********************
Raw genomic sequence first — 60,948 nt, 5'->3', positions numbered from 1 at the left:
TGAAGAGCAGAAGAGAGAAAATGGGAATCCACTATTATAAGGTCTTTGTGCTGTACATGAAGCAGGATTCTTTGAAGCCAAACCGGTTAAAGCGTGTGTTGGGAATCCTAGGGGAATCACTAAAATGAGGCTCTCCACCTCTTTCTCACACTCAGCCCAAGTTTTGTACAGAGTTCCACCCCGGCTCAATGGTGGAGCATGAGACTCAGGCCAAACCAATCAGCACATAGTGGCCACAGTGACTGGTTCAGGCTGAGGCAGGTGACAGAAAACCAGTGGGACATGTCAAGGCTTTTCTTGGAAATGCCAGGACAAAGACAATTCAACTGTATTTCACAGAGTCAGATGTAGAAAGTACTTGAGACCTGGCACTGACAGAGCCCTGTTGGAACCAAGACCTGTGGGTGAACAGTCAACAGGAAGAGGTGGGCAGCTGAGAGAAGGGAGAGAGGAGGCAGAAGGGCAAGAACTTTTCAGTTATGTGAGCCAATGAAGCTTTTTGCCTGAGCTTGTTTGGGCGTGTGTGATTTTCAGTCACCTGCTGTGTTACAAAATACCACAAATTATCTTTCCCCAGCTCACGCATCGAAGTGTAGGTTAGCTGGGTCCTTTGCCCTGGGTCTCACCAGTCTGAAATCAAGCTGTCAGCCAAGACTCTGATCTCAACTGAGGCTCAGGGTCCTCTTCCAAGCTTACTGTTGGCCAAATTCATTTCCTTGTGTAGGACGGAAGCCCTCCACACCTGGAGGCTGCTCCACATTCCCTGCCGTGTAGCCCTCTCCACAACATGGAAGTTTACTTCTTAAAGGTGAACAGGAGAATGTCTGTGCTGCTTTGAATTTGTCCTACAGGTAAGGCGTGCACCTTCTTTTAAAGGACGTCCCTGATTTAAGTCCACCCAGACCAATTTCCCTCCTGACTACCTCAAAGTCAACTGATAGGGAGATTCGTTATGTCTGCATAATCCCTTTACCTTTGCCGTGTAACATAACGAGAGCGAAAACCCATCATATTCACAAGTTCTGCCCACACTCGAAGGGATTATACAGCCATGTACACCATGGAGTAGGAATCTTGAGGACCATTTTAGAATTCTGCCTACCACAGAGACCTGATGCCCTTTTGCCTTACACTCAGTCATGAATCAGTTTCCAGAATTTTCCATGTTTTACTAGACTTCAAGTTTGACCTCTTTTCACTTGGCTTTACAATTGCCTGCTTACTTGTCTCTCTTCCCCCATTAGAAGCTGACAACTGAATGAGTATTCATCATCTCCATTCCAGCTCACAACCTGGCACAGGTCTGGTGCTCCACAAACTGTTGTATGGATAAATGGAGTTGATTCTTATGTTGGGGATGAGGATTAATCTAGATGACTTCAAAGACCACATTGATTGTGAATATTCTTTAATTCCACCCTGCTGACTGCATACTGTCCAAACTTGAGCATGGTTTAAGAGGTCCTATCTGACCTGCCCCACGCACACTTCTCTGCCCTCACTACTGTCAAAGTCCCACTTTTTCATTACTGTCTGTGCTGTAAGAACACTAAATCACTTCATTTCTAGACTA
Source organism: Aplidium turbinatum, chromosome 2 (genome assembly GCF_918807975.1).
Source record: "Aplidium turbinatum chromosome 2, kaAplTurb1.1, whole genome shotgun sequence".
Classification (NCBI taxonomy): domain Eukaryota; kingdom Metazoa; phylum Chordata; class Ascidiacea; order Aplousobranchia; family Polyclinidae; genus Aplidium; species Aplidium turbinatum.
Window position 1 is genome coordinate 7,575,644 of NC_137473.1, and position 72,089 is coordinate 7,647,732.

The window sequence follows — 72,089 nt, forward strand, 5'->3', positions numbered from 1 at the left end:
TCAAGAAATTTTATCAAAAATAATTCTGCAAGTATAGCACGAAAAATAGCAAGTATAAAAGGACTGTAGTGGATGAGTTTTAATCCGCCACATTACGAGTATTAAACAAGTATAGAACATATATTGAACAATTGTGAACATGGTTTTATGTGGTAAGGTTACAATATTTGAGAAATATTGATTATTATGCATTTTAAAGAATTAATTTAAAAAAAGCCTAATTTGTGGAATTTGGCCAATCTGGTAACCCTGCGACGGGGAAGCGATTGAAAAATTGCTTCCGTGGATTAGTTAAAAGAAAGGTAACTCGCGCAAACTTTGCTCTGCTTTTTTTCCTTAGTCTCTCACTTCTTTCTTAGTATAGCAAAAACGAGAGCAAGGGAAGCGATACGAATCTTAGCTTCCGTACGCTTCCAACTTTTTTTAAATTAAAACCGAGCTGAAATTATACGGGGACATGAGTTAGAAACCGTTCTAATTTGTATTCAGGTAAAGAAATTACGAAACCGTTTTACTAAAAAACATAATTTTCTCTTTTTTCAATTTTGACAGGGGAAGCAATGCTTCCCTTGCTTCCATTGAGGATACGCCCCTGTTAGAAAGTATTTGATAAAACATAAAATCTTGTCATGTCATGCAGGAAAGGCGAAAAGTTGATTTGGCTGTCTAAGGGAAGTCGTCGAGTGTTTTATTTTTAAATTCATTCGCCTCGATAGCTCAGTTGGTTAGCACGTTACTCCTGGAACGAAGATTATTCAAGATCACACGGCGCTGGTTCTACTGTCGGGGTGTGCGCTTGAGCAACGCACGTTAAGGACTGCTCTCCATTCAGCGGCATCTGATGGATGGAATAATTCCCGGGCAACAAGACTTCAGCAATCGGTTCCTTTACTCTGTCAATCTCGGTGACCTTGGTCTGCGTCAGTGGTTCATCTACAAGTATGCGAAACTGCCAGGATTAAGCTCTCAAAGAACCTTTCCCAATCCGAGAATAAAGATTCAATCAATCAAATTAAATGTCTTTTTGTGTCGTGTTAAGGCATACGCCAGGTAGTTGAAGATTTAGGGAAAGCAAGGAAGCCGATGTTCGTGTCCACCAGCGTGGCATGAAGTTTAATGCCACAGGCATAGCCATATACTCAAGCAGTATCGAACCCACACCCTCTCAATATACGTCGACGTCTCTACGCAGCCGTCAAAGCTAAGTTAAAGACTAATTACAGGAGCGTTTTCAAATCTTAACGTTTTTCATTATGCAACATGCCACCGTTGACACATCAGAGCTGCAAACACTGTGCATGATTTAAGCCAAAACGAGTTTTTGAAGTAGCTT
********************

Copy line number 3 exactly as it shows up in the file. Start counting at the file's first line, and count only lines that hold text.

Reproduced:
Source organism: Aplidium turbinatum, chromosome 2 (genome assembly GCF_918807975.1).